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Tuesday, July 19, 2011

Dispatches from the north

It’s hot in Central Falls, where I live in a high-rise for seniors and the disabled.   Residents are sitting in the community room or outside, where amidst the conversations about family and gossip about each other there is an undercurrent of fear.  They have read or heard the news reports about the stalemate in Washington. They are well aware that some politicians have claimed that if the U.S. doesn’t raise the debt ceiling on August 2, August Social Security payments could be interrupted, though they don’t understand why.

They worry they won’t be able to do their food shopping, or go to the dollar store for essentials.  They worry, too, about not being able to get their hair done or play bingo, a major source of entertainment here.  They worry about being dependent on their children and grandchildren for the things they need.  Many think that Medicare payments to their doctors will stop if the government defaults, and they won’t receive the health care they need.

Most importantly, they fear that they won’t be able to pay their rent.  If they don’t pay their rent, they worry that they could be turned out of their apartments and sent to live with relatives or, in the case of my friend Jean, shipped to a nursing home or even left on the street—at 90 she has no living relatives.  My reassurances don’t matter-- the Central Falls Housing Authority is likely well aware of the situation, and it’s unlikely that anyone would lose their home that quickly. 

Probably 90% of those living here rely on Social Security for their sole income, and most don’t have much in savings.  I am only guessing, of course, as it’s not proper to enquire into people’s finances.   I try again to reassure them that the default won’t happen, that it’s only politicians doing their thing, and that Social Security (and Medicare) will be safe. 

Privately, I worry too.  I myself depend on Social Security Disability Insurance for my monthly income.  My payments were only approved last October, after over 30 years in the workforce.  As an employee, I was fortunate to have good health insurance that paid for my treatments and therapy, insurance that ended on May 31.  As a new SSDI recipient, I must wait until October 2012 to become eligible for Medicare, a relatively new twist in the law.  As such, people with disabilities who depend upon medical and/or psychiatric care must wait for help in paying for their treatment.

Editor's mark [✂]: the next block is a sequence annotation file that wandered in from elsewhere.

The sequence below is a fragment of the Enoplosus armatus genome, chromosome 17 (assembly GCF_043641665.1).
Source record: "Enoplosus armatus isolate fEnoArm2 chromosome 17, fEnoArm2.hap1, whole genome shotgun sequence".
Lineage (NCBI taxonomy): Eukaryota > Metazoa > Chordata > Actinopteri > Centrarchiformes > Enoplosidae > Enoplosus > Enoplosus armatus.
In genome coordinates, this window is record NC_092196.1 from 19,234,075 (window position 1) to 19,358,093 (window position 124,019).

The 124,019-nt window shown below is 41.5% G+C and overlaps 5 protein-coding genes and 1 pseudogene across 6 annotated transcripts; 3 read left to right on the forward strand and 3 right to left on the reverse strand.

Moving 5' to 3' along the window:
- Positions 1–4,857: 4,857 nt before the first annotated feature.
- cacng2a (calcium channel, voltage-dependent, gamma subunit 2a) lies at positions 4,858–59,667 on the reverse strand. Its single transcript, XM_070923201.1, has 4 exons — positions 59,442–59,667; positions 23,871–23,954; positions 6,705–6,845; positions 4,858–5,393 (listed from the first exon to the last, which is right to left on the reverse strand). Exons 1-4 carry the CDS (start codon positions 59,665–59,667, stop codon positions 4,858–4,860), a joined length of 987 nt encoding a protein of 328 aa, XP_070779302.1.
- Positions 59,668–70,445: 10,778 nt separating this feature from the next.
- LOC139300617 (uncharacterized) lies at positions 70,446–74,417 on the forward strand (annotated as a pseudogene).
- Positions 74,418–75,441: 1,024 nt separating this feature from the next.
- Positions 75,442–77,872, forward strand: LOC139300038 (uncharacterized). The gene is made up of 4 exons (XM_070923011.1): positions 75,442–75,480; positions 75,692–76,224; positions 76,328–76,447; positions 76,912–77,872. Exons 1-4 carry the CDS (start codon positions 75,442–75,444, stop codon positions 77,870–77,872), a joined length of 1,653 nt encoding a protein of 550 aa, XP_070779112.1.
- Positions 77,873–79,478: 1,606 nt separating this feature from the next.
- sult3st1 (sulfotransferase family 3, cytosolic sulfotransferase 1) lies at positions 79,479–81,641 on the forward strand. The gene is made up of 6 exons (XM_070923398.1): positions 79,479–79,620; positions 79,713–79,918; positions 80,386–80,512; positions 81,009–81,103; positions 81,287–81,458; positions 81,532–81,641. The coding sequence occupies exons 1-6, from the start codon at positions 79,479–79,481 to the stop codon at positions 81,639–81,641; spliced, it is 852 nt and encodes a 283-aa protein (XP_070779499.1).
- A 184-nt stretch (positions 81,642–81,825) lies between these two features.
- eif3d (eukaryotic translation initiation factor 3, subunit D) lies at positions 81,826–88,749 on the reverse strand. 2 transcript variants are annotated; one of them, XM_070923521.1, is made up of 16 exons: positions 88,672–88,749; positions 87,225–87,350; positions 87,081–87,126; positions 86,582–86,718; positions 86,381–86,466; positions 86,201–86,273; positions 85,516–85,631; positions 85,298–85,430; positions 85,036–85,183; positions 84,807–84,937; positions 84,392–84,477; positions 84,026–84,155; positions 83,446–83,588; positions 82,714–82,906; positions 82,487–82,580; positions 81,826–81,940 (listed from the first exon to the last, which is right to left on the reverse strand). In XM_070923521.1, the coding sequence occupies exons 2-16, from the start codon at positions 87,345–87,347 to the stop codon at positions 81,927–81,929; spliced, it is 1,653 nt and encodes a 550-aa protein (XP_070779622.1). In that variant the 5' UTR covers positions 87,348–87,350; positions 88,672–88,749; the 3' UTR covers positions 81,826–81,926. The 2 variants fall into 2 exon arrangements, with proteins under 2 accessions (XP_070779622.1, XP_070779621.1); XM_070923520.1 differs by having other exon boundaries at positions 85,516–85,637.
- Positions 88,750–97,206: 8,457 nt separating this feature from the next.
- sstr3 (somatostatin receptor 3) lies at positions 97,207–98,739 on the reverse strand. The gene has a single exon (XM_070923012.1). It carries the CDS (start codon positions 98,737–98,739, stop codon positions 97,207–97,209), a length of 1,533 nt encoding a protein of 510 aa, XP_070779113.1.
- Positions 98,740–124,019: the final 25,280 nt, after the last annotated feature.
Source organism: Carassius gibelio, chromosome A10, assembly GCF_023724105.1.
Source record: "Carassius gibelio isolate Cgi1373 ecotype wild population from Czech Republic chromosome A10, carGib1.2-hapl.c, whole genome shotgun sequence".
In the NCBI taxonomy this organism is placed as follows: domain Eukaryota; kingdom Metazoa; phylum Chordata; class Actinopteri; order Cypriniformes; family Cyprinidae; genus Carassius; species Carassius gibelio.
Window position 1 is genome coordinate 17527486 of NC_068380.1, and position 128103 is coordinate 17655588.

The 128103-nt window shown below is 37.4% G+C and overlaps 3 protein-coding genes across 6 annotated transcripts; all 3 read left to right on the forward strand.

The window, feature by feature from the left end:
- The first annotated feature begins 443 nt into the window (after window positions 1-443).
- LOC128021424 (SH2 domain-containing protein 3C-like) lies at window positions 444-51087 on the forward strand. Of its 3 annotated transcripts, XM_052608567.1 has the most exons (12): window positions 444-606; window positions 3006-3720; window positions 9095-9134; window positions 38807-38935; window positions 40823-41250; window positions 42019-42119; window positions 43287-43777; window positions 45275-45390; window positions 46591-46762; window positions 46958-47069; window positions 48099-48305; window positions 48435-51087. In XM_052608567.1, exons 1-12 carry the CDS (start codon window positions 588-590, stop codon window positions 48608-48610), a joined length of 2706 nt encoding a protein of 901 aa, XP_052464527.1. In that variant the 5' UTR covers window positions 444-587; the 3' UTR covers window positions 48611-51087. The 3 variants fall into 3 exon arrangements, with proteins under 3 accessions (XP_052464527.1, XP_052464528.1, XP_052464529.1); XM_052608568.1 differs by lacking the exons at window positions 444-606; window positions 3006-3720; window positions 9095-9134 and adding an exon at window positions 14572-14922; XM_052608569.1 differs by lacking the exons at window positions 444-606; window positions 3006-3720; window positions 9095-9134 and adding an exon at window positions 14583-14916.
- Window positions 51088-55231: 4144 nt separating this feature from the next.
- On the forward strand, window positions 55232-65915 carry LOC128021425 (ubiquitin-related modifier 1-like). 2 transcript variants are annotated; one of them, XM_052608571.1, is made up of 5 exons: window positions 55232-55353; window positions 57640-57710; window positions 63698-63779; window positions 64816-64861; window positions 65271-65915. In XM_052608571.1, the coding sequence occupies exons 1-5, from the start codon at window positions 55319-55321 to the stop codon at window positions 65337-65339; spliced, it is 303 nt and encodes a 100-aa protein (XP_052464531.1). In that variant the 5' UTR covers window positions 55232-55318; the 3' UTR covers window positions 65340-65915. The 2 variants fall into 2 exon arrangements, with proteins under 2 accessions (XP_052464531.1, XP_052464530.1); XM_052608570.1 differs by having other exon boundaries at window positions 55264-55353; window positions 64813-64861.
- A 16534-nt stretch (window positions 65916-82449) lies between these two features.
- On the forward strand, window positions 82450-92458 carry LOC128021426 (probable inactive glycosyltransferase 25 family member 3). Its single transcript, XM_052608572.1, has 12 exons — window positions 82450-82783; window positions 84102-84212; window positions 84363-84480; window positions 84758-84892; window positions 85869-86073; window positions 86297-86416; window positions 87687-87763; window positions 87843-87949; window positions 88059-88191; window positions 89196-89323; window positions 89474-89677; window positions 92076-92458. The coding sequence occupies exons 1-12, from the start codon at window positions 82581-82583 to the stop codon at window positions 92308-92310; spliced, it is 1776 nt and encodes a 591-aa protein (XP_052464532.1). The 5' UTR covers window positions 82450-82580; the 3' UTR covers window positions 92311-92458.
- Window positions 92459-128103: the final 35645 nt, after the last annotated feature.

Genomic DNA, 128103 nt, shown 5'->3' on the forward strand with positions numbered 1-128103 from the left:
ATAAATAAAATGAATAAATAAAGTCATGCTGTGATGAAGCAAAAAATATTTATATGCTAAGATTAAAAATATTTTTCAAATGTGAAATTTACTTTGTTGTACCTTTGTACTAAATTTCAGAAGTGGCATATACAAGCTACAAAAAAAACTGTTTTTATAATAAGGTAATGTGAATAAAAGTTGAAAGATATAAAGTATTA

Further adding to the absurdity, Rhode Island’s only insurance program for those with pre-existing conditions like myself, run by Blue Cross Blue Shield, requires that applicants be without health insurance for six months before becoming eligible to even apply for coverage.  When/if I do qualify (after completing a 10 page application and have my treatment providers complete various forms), I can look forward to the prospect of paying $439 in premiums, excluding co-pays.  I also have a $1000 deductible.

 I’ve calculated that after paying rent, premiums, and other bills, I would have about $200 maximum left over for the month to pay for co-pays for medication and doctor visits, food, over the counter meds, toothpaste, and toilet paper, and maybe a Coolatta. 

Medicaid and Food Stamps aren’t an option either. A single person like me must have an income at or below the poverty line of $10,890. Preferably below.  Ironically, my years of working at a decent job have kept me from qualifying for any sort of public assistance as my SSDI payments are too high.  But they’re not high enough to make the prospect of living without health insurance for 18 more months any more palatable. 

Then there’s the problem of paying for prescriptions for my medical conditions.  One drug alone costs over $250 monthly without insurance at the cheapest place I can find, Costco.  I plan to apply for assistance from its manufacturer, but that’s by no means certain.  And simply filling out the form requires a visit to my physician (another $110 for an office visit) so that he can discuss it with me and sign it.  That’s the company’s requirement, not mine.

An option for many is the Rhode Island Free Clinic.  But, once again, I make too much money—by about $75.  There are clinics at Rhode Island Hospital and Memorial Hospital which may be available to me.  I have not yet checked them out, and I confess that I am reluctant to leave clinicians who have treated me well for years.   But I may have little choice. 

I am well aware that I am fortunate in many ways.  I do receive Social Security where there are many disabled people who have not qualified.   And there are too many who live in real poverty, people who are homeless, people with no income.  I find it ironic, though, that they are eligible for programs that I cannot access, even though I am considered to be “very low income” by HUD.  And I’m resentful that my years of paying into the “system” haven’t entitled me to more assistance, especially Medicare. 

Unfortunately, that’s the way it is.  And so I will continue my adventures as I navigate the world of the uninsured for the foreseeable future.  It should be interesting.

Guest post by Lin Collette

* Disclosure: Lin is Will Collette's younger sister. She worked at Brown University for decades and has lived in Pawtucket and Central Falls her whole life.